Miley Cyrus2017 Publicity Portrait
Credit: Liam Hemsworth

Goodbye, foam finger! Farewell, technicolor spandex! Miley Cyrus returned with her first studio single since 2013’s hip-hop-inflected Bangerz and first new tune since dropping her trippy psych-pop collaboration with Flaming Lips’ Wayne Coyne in 2015: the new track, “Malibu,” sees a different side of Cyrus, one that embraces strummy, pop-rock.

The confessional cut, which dropped last Friday, has already been streamed 30 million-plus times on YouTube and more than 11 million times on Spotify — but there’s plenty more songs in a similar vein if you’re tired of keying that repeat button.

Read on to read EW’s favorite swaps.

Hole, “Malibu”

Cyrus isn’t the first top-tier talent to find inspiration in the sleepy California town. Courtney Love channeled the coastline in this angsty 1998 release.

Vance Joy, “Mess Is Mine”

Loping melodies, warm acoustics, and an earnest promise to forever find a home in a lover’s arms. “It was always me and you,” Joy sings, “Shaping up and shipping out.”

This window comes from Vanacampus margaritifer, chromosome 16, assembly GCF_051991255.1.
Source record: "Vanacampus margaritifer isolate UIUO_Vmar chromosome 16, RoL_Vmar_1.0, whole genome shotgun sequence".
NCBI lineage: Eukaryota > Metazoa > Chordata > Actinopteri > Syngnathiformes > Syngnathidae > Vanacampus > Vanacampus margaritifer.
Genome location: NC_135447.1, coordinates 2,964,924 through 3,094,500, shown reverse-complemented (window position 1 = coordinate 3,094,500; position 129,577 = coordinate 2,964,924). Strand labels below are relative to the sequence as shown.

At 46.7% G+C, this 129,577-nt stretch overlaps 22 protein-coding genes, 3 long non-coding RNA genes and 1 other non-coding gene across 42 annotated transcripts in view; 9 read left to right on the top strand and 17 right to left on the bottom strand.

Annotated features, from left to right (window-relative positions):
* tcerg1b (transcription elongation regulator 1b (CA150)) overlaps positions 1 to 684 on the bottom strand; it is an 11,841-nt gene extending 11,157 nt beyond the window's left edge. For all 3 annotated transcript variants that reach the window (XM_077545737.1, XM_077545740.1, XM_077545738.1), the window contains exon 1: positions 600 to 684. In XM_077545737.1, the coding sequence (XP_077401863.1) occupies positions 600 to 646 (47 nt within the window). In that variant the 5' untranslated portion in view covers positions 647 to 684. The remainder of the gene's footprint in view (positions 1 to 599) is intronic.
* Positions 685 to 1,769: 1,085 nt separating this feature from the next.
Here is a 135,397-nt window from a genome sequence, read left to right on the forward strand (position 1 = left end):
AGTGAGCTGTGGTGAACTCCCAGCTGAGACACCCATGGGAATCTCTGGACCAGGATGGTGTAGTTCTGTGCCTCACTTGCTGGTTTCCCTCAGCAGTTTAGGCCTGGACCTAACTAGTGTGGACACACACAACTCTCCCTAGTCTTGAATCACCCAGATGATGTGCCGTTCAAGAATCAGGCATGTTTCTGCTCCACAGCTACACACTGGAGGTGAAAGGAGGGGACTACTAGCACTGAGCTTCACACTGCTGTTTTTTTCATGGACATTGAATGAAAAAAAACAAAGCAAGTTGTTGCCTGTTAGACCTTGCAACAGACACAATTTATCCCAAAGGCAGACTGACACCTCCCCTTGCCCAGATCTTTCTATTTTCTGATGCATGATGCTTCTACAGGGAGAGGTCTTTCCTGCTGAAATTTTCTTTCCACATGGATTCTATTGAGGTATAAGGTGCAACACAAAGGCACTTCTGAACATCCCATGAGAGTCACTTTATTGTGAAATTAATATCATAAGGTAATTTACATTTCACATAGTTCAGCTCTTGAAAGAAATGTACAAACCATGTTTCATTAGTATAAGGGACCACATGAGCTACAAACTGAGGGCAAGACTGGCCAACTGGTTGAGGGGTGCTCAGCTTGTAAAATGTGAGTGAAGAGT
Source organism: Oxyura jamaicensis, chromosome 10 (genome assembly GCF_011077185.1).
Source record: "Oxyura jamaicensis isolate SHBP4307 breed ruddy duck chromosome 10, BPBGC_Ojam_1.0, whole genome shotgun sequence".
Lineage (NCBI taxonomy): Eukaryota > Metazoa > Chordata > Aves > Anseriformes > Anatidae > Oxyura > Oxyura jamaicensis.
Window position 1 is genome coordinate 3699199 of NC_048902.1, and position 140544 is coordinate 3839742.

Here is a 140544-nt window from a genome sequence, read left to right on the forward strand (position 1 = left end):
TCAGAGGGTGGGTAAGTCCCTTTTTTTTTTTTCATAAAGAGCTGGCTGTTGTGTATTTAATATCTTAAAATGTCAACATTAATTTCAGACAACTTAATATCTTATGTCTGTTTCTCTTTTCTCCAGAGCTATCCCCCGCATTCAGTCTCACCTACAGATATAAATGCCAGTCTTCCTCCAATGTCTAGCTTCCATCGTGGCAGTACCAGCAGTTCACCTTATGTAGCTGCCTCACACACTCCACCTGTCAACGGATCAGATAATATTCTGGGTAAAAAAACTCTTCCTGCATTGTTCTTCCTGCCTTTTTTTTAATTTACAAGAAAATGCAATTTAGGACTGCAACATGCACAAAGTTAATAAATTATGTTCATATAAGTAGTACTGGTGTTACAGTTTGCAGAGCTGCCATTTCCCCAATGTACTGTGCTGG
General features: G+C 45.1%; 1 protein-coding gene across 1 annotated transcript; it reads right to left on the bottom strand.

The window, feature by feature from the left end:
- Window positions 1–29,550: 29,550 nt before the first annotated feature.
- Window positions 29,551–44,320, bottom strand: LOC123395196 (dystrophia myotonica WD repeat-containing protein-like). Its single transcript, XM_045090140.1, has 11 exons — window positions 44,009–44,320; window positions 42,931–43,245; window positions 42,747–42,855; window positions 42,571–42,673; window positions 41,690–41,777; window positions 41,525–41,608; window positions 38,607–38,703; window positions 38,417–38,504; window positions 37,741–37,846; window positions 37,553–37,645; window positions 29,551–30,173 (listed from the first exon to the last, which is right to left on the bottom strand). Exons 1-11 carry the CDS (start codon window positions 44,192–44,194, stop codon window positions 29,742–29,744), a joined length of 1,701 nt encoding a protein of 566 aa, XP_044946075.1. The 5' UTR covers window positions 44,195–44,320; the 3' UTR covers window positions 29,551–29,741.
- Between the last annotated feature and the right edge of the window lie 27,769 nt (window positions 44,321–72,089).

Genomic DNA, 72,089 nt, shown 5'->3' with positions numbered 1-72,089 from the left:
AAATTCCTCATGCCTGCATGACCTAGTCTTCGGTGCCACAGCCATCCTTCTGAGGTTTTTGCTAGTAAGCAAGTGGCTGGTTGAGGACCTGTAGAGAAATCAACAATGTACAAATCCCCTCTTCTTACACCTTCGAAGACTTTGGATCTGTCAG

Sheryl Crow, “Roller Skate”

What Cyrus has found in the SoCal coastline, Crow discovered on the boardwalk: the ability to tune out and enjoy life’s simple pleasures.

The Yardbirds, “For Your Love”

Lyrical similarities aside — both songs feature their vocalist happily shearing away their old lives for the reward of their partner’s love — there’s also an entire section in which the “Malibu” guitars delightfully echo organist Brian Auger’s stellar harpsichord work.

Meg Baird, “No Song to Sing”

Baird is also no stranger to the psychedelic wading pool — the San Francisco-based singer also fronts the out-there outfits Heron Oblivion and Espers — but like Cyrus, her roots are closely tied to the traditional American songbook.

Laura Veirs, “Sun Song”

They say no two sunsets are the same, but the ones that caught Cyrus eye and the Portland folkie sure sound similarly inspiring. Go on, bask in both.

Radiohead, “House of Cards”

At first glance, a side-by-side placement of Radiohead and Miley Cyrus definitely seems wrong — definitely wrong — but line up these two dreamy guitar riffs and you won’t be able to unhear the similarities.

Check back every Tuesday on for more swap suggestions for your current jams!